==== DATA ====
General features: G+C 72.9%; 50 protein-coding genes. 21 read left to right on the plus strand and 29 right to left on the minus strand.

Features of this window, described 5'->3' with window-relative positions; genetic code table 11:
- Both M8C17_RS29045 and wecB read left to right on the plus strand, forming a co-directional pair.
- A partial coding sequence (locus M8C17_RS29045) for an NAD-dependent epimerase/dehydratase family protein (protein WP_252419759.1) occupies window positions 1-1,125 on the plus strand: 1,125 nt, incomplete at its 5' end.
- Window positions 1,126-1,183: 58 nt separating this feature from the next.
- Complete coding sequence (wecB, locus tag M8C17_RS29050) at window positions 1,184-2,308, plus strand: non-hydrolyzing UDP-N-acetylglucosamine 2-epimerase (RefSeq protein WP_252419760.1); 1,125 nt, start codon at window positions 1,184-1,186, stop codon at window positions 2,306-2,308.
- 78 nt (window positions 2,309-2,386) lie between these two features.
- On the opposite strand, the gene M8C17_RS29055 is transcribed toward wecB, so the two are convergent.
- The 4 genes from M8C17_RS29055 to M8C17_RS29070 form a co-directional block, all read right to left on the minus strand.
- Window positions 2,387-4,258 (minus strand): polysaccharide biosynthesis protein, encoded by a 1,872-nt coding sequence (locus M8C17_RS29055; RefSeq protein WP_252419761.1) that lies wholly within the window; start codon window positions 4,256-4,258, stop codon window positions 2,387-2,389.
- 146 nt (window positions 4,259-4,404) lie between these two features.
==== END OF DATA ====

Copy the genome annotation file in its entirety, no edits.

General features: G+C 72.9%; 50 protein-coding genes. 21 read left to right on the plus strand and 29 right to left on the minus strand.

Features of this window, described 5'->3' with window-relative positions; genetic code table 11:
- Both M8C17_RS29045 and wecB read left to right on the plus strand, forming a co-directional pair.
- A partial coding sequence (locus M8C17_RS29045) for an NAD-dependent epimerase/dehydratase family protein (protein WP_252419759.1) occupies window positions 1-1,125 on the plus strand: 1,125 nt, incomplete at its 5' end.
- Window positions 1,126-1,183: 58 nt separating this feature from the next.
- Complete coding sequence (wecB, locus tag M8C17_RS29050) at window positions 1,184-2,308, plus strand: non-hydrolyzing UDP-N-acetylglucosamine 2-epimerase (RefSeq protein WP_252419760.1); 1,125 nt, start codon at window positions 1,184-1,186, stop codon at window positions 2,306-2,308.
- 78 nt (window positions 2,309-2,386) lie between these two features.
- On the opposite strand, the gene M8C17_RS29055 is transcribed toward wecB, so the two are convergent.
- The 4 genes from M8C17_RS29055 to M8C17_RS29070 form a co-directional block, all read right to left on the minus strand.
- Window positions 2,387-4,258 (minus strand): polysaccharide biosynthesis protein, encoded by a 1,872-nt coding sequence (locus M8C17_RS29055; RefSeq protein WP_252419761.1) that lies wholly within the window; start codon window positions 4,256-4,258, stop codon window positions 2,387-2,389.
- 146 nt (window positions 4,259-4,404) lie between these two features.